We found everything we needed in the local Coop foodstore. We especially enjoyed the fresh produce and awesome fresh strawberries grown by Robert Brooks at the Fruits of Skye. They are located just a few miles north of Uig on Trotternish. Since so many people have stopped by asking for tea or coffee, they plan a tiny shop up on top of the hill near the road to serve fresh berries, tea, coffee, and a few scones or muffins. There's a B&B at Staffin on the east side of Trotternish that also serves organic food, , and we were able to buy organic herbs from them.
In addition, on Tuesday-Saturday, you can buy fresh seafood on the dock in Portree, and no doubt other places as well. Try things you've never had - they're great. And get kippers just one time for the record, but be prepared for their "robust" odor.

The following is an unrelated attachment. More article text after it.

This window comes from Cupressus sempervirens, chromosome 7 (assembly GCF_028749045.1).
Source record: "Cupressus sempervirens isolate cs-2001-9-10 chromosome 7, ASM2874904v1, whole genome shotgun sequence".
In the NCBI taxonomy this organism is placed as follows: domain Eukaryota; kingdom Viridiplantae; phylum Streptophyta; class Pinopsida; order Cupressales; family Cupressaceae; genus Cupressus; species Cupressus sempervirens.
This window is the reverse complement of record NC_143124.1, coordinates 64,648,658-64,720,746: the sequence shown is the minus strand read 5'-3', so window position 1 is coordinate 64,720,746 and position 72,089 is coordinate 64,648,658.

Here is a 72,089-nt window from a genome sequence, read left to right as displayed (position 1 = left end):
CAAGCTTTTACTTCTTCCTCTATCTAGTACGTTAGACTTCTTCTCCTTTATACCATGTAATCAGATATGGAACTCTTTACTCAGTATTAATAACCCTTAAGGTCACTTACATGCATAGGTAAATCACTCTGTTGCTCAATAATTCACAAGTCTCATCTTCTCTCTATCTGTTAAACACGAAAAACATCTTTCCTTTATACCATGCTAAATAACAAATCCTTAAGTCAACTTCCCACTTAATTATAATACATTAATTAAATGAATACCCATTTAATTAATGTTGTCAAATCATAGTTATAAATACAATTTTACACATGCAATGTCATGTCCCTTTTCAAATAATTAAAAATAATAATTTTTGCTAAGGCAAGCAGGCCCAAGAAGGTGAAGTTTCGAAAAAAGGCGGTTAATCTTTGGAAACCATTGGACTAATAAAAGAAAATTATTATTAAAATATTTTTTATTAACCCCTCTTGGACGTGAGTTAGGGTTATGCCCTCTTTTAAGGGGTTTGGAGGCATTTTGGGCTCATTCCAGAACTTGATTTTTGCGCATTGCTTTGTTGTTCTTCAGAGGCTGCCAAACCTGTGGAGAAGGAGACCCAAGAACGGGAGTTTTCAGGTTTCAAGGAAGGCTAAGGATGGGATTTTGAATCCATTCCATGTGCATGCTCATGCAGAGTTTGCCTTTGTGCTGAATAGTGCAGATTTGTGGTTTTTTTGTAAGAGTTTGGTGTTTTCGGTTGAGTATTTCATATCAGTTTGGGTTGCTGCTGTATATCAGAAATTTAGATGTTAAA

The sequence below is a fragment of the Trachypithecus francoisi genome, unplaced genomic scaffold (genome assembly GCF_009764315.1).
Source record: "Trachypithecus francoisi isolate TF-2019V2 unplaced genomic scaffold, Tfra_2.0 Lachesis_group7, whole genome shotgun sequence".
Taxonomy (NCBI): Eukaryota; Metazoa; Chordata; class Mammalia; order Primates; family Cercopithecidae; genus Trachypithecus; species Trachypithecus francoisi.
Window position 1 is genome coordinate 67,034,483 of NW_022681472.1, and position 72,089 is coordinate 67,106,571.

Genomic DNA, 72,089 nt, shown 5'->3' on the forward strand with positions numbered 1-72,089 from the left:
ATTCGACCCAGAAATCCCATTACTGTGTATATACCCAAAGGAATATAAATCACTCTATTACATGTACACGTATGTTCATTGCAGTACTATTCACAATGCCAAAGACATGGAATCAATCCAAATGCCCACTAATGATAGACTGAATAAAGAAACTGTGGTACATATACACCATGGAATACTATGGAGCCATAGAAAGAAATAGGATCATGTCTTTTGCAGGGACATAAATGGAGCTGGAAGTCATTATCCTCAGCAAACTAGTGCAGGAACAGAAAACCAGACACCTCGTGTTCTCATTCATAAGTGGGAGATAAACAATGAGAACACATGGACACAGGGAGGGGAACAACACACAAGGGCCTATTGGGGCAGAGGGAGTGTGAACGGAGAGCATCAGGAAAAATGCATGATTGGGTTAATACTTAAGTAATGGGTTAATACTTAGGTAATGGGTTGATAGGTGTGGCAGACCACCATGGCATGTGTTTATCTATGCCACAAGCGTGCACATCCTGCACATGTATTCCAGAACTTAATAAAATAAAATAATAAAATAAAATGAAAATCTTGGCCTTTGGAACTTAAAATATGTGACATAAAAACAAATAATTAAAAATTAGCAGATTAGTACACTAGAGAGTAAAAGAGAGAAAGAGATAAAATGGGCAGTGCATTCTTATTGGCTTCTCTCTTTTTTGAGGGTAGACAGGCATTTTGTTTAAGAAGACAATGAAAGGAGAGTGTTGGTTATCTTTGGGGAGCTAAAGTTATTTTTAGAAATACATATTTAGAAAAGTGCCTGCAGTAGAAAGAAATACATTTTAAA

A few tips about cooking:
AccomodationsThere are hotels and hostels on Skye. Some feature breakfast, some feature dinner also, and some feature rooms only. They range from minimalist to luxuruous. And then there are bed and breakfasts. I haven't met a B&B that I didn't like. The owners of the B&B will know the best hiking trails around them. Many of the B&B's in the country also offer dinner. But from most parts of the Island, Portree or a great local restaurant is not more than 10 miles away.
We like cottages the best. We enjoy savoring the uniqueness of each, the owner's (and past visitors') reading tastes, the comments left in the guest book by previous visitors. We enjoy being on our own steam, not having to dress for breakfast, not bothering our friends if we choose to stay up late reading or (god forbid) watching TV. Mostly, we really enjoy the feeling of coming home after each outing.
Here's our particular technique for finding a great cottage. And we've really batted 100% on location. To our way of thinking, its location, location, location - and we like locations with little traffic, quietness, and a great view. Here's how we find them.